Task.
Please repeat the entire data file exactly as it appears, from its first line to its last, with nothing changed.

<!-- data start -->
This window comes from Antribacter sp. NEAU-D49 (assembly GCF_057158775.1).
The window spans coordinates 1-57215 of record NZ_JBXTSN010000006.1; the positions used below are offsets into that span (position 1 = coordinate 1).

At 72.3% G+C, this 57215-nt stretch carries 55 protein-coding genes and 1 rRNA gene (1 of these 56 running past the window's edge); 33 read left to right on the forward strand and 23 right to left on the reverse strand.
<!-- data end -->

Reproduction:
This window comes from Antribacter sp. NEAU-D49 (assembly GCF_057158775.1).
The window spans coordinates 1-57215 of record NZ_JBXTSN010000006.1; the positions used below are offsets into that span (position 1 = coordinate 1).

At 72.3% G+C, this 57215-nt stretch carries 55 protein-coding genes and 1 rRNA gene (1 of these 56 running past the window's edge); 33 read left to right on the forward strand and 23 right to left on the reverse strand.